White House: Nothing to do with us
Trump, the White House and his legal team said Friday's news has nothing to do with them.
The president and White House press secretary Sarah Sanders emphasized Cohen's admissions about lying — to Congress and the public — and asked why he should be believed now.
"The government's filings in Mr. Cohen's case tell us nothing of value that wasn't already known," Sanders said. "Mr. Cohen has repeatedly lied, and as the prosecution has pointed out to the court, Mr. Cohen is no hero."
As for Manafort, Sanders emphasized what she called the important absence of Trump from the court papers — and the dearth of references to any potential collusion between the Trump campaign and Russian election interference.
"Once again, the media is trying to create a story where there isn't one," she said.
Many hours of cooperation, but of what value?
Cohen and Manafort have spent a lot of time talking since their guilty pleas. The Mueller team's document about Cohen revealed that he has met with the special counsel's office seven times, "many of them lengthy, and continues to make himself available to investigators."
Manafort, meanwhile, met with Justice Department officials 12 times and testified before a grand jury twice.
But the several alleged falsehoods told by both men over the course of this saga — ones they've admitted and ones in which they may have been caught because the government had contradictory evidence — mean there may always be an asterisk next their names in the public's understanding.
Even Cohen, whom the government sought to reward by recommending a minor reduction in his potential sentence, "repeatedly declined to provide full information about the scope of any additional criminal conduct in which he may have engaged or had knowledge," the New York prosecutors wrote.
In short, it still may be the case that these men know more than they're saying or, according to prosecutors, may know that what they've said isn't true.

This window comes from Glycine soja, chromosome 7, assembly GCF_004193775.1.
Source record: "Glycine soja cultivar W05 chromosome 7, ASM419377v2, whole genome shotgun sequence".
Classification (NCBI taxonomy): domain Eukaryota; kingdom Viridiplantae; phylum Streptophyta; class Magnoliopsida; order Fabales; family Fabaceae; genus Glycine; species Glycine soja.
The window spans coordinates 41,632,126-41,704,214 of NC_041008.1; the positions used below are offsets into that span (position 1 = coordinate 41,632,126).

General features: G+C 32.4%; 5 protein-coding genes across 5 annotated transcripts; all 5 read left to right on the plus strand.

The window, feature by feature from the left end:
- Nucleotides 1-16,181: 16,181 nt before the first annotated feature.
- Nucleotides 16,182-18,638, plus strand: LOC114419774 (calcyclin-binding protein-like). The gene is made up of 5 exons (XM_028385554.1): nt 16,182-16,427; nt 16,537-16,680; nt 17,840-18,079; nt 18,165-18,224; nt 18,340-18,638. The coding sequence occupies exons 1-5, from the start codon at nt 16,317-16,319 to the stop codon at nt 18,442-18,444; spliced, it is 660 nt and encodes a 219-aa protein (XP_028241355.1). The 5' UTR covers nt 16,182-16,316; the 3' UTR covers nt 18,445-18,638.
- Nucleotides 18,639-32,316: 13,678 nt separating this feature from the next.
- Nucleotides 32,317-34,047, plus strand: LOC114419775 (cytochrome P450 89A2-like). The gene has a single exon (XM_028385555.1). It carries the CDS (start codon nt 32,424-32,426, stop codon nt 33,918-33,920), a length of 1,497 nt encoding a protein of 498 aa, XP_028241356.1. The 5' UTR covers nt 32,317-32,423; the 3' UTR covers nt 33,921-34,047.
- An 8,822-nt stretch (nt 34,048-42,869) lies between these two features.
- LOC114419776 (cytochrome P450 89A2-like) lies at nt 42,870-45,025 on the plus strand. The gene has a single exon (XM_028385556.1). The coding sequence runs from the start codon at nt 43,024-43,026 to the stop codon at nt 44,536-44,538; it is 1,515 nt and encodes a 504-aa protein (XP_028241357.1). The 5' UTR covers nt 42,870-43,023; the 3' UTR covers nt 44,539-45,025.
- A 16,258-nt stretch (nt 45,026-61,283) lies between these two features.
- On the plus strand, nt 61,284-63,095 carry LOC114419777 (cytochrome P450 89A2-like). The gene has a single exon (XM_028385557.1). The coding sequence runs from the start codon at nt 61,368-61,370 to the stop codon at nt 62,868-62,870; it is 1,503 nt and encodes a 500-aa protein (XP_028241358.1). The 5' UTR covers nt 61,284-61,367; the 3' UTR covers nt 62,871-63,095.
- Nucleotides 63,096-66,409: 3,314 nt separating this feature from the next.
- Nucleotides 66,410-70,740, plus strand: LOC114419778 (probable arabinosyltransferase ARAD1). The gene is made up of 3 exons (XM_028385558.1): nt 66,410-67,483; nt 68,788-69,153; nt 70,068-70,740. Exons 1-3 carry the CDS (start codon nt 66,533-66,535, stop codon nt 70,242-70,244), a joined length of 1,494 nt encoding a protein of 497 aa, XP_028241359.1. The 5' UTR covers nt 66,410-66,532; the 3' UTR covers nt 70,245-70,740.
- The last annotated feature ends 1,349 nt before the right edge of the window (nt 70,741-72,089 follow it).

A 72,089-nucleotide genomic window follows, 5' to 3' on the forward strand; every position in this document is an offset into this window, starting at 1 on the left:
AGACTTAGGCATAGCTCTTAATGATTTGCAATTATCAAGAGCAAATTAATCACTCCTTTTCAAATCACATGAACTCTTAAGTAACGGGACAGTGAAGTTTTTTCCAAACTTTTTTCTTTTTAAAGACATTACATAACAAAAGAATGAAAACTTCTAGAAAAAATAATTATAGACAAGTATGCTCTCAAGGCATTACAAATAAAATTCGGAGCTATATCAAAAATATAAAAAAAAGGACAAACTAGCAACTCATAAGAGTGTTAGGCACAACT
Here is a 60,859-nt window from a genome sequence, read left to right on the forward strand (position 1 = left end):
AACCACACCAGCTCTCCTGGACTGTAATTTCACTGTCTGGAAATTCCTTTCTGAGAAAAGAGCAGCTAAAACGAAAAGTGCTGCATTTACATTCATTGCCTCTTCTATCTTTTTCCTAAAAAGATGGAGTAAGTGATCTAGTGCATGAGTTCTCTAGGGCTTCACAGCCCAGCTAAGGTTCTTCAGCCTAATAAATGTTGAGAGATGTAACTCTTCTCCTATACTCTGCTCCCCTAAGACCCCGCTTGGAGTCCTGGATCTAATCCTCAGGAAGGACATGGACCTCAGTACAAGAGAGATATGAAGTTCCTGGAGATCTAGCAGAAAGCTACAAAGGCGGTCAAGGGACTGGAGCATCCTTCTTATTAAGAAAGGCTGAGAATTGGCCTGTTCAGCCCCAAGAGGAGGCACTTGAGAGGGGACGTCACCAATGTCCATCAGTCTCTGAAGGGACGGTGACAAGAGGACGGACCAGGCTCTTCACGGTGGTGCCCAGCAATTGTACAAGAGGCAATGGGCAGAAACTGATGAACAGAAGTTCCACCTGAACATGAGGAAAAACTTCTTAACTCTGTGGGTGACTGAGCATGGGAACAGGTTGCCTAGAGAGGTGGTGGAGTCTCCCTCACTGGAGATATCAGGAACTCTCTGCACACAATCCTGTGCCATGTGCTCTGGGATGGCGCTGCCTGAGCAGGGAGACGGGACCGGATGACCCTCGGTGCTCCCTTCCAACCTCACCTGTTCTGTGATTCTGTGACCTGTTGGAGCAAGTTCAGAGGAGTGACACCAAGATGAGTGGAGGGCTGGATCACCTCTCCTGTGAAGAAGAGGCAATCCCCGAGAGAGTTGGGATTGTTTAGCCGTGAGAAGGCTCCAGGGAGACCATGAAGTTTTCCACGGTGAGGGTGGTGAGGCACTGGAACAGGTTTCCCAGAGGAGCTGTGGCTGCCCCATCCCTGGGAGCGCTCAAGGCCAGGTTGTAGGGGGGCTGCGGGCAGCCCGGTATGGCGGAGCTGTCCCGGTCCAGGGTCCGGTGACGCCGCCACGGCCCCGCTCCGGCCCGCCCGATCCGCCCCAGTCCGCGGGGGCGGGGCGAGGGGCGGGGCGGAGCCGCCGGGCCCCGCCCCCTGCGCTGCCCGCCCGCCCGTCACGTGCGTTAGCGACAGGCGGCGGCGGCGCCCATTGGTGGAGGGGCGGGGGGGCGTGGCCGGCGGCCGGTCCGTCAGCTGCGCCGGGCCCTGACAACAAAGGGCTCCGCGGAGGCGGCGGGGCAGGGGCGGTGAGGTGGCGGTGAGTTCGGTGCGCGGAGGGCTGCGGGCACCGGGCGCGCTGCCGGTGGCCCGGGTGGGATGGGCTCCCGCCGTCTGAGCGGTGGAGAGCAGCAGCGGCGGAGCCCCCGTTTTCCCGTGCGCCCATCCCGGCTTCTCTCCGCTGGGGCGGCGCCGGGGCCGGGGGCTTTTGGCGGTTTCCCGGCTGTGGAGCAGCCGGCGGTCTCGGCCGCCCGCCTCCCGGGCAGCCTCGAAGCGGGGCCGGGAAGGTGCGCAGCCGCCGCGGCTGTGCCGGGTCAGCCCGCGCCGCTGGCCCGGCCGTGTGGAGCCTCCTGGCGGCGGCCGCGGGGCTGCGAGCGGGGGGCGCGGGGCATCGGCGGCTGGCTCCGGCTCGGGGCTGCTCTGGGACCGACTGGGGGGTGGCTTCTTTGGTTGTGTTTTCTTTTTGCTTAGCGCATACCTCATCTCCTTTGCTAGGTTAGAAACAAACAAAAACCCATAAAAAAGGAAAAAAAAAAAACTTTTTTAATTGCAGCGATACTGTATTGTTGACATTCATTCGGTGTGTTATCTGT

Russian outreach began early
One important storyline in the Russia investigation all along has been the outreach from Russians or their agents to the Trump campaign, and the Cohen documents suggest that there were more such contacts than previously known and that they began even earlier than once understood.
Cohen told Mueller's office about what the document calls "attempts" by Russians to make contacts with the Trump team, including a meeting in November 2015 in which a Russian national offered "political synergy" with Moscow.
The person alluded to the potential Trump Tower project in Russia, prosecutors wrote, describing the "phenomenal" benefit that Trump might enjoy if he met with Russian President Vladimir Putin.
Not only would that help Trump in a "political" dimension, but it would also help "in a business dimension as well," according to the court papers, because Putin's support for the Moscow Trump Tower would help the project along. Ultimately, Trump and Putin did not meet then, and there was no building project in Moscow.
Cohen has admitted, however, that the talks about the building project continued into June 2016 and involved him conversing with at least one top government official linked to Putin.
That undercuts Trump's denials from the time about having dealings with Russia — although the president has since acknowledged the 2016 Moscow Trump Tower talks — and it put powerful Russians in a position of knowing the realities about those public denials.
And, as the special counsel's office wrote, it was "material" to its investigation "because it occurred at a time of sustained efforts by the Russian government to interfere with the U.S. presidential election."
Through it all, however, there is no allegation that either Cohen or Manafort conspired with the Russians who were waging that attack on the 2016 election.